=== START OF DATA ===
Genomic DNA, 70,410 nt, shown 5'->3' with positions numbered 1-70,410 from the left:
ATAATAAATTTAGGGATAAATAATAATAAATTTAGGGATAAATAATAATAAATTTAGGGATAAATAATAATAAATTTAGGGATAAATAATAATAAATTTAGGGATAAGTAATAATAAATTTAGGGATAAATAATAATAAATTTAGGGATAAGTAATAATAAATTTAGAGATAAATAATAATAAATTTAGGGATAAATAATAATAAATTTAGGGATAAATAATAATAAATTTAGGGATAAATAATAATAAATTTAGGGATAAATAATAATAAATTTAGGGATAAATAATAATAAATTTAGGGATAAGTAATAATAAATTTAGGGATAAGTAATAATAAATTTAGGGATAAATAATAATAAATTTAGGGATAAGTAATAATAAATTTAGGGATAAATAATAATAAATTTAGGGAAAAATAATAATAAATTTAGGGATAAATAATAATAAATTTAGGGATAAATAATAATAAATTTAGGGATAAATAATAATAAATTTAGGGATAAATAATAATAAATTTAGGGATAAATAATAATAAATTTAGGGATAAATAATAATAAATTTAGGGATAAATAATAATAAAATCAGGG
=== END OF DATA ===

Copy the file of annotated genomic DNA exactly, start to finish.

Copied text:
Genomic DNA, 70,410 nt, shown 5'->3' with positions numbered 1-70,410 from the left:
ATAATAAATTTAGGGATAAATAATAATAAATTTAGGGATAAATAATAATAAATTTAGGGATAAATAATAATAAATTTAGGGATAAATAATAATAAATTTAGGGATAAGTAATAATAAATTTAGGGATAAATAATAATAAATTTAGGGATAAGTAATAATAAATTTAGAGATAAATAATAATAAATTTAGGGATAAATAATAATAAATTTAGGGATAAATAATAATAAATTTAGGGATAAATAATAATAAATTTAGGGATAAATAATAATAAATTTAGGGATAAATAATAATAAATTTAGGGATAAGTAATAATAAATTTAGGGATAAGTAATAATAAATTTAGGGATAAATAATAATAAATTTAGGGATAAGTAATAATAAATTTAGGGATAAATAATAATAAATTTAGGGAAAAATAATAATAAATTTAGGGATAAATAATAATAAATTTAGGGATAAATAATAATAAATTTAGGGATAAATAATAATAAATTTAGGGATAAATAATAATAAATTTAGGGATAAATAATAATAAATTTAGGGATAAATAATAATAAATTTAGGGATAAATAATAATAAAATCAGGG